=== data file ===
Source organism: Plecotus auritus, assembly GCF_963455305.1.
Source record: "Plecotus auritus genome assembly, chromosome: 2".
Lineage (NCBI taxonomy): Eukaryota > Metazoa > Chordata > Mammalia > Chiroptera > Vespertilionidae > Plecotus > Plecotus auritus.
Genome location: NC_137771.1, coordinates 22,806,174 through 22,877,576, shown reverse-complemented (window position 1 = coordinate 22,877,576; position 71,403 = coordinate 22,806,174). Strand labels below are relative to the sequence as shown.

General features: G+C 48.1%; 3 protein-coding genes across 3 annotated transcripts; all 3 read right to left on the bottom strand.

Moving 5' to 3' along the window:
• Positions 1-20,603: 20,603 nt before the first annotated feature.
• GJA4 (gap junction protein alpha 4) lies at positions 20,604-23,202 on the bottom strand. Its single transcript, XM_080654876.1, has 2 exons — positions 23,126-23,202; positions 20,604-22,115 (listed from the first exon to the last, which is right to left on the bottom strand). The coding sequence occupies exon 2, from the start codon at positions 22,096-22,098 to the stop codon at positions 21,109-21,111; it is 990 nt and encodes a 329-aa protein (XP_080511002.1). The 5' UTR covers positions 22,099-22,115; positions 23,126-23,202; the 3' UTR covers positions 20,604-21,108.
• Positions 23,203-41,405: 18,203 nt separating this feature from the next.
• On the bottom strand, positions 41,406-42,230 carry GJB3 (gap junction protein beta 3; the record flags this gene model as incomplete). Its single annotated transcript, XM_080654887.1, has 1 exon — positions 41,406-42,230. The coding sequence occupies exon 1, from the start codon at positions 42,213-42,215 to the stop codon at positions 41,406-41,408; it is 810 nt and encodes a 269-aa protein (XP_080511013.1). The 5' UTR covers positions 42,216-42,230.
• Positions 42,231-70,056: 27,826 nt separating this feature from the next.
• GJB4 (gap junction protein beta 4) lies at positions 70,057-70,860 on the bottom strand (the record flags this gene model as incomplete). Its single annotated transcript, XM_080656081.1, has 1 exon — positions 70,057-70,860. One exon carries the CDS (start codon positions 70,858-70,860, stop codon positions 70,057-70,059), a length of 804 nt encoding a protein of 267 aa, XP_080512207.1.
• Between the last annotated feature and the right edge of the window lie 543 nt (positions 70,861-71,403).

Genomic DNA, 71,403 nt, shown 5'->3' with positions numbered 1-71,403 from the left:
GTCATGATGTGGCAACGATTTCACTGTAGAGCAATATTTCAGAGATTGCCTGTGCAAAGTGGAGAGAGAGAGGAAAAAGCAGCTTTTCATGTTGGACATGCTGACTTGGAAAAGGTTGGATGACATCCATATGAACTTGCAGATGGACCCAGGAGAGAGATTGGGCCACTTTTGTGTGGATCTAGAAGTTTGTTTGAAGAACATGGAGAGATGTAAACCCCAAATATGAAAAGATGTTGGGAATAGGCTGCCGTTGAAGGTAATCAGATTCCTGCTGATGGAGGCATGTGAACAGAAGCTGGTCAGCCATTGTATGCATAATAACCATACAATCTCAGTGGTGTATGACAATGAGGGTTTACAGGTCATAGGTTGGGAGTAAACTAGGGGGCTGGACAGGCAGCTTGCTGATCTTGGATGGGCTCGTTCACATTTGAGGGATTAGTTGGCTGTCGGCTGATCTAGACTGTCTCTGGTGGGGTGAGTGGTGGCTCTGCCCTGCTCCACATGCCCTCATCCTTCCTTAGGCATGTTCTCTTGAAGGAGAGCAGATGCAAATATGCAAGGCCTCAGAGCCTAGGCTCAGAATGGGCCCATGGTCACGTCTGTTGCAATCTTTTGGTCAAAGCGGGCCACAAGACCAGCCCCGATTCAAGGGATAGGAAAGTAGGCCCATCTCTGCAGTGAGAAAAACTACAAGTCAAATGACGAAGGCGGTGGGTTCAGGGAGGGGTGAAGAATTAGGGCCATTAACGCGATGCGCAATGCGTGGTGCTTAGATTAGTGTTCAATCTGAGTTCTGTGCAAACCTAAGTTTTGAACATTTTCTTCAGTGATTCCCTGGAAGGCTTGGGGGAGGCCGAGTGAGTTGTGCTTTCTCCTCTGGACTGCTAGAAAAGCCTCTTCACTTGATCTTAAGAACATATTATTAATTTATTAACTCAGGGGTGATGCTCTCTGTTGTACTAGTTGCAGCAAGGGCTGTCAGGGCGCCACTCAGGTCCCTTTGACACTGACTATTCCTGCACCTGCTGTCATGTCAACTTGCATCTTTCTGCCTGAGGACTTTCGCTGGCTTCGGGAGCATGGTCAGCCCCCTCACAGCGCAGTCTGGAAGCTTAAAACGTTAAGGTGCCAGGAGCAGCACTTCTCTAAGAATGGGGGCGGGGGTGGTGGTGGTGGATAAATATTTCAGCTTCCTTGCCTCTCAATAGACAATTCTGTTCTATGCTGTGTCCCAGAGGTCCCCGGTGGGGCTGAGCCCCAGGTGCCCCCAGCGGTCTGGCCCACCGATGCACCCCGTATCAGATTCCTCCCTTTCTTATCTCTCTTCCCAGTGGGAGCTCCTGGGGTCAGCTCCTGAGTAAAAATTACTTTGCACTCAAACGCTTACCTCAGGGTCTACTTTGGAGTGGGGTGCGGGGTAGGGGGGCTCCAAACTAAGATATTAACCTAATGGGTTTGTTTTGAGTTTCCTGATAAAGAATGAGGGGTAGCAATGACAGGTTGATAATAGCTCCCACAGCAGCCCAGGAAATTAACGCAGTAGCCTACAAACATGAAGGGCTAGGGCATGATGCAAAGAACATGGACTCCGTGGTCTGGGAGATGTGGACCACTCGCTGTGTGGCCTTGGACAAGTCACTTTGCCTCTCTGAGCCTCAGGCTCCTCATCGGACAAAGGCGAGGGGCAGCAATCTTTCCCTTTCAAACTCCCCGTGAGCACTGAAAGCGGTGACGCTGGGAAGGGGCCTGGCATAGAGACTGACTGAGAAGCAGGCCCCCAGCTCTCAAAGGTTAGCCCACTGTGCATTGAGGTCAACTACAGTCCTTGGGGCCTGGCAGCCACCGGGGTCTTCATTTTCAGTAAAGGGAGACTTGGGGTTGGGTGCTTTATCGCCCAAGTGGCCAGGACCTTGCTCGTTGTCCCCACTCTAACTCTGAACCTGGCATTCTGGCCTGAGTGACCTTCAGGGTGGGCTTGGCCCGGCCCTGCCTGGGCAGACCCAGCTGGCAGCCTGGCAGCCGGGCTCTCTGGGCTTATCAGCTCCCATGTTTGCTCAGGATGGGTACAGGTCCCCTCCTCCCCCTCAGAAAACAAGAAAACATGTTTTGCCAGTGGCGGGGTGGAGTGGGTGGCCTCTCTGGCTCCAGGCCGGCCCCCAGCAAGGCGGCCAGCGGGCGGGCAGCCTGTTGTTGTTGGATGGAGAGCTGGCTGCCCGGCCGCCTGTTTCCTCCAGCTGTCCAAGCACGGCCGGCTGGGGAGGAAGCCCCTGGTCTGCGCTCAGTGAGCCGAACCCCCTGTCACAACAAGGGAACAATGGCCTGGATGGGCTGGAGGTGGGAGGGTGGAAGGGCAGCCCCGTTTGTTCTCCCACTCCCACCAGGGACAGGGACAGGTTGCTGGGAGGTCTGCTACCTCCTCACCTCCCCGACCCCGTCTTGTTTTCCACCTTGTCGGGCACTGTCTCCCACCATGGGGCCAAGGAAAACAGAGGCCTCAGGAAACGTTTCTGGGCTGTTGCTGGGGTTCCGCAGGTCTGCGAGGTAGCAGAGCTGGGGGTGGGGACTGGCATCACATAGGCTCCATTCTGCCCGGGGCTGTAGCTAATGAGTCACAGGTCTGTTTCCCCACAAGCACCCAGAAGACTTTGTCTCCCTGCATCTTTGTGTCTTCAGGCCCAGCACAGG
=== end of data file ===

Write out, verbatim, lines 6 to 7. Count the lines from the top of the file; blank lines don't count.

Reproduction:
Moving 5' to 3' along the window:
• Positions 1-20,603: 20,603 nt before the first annotated feature.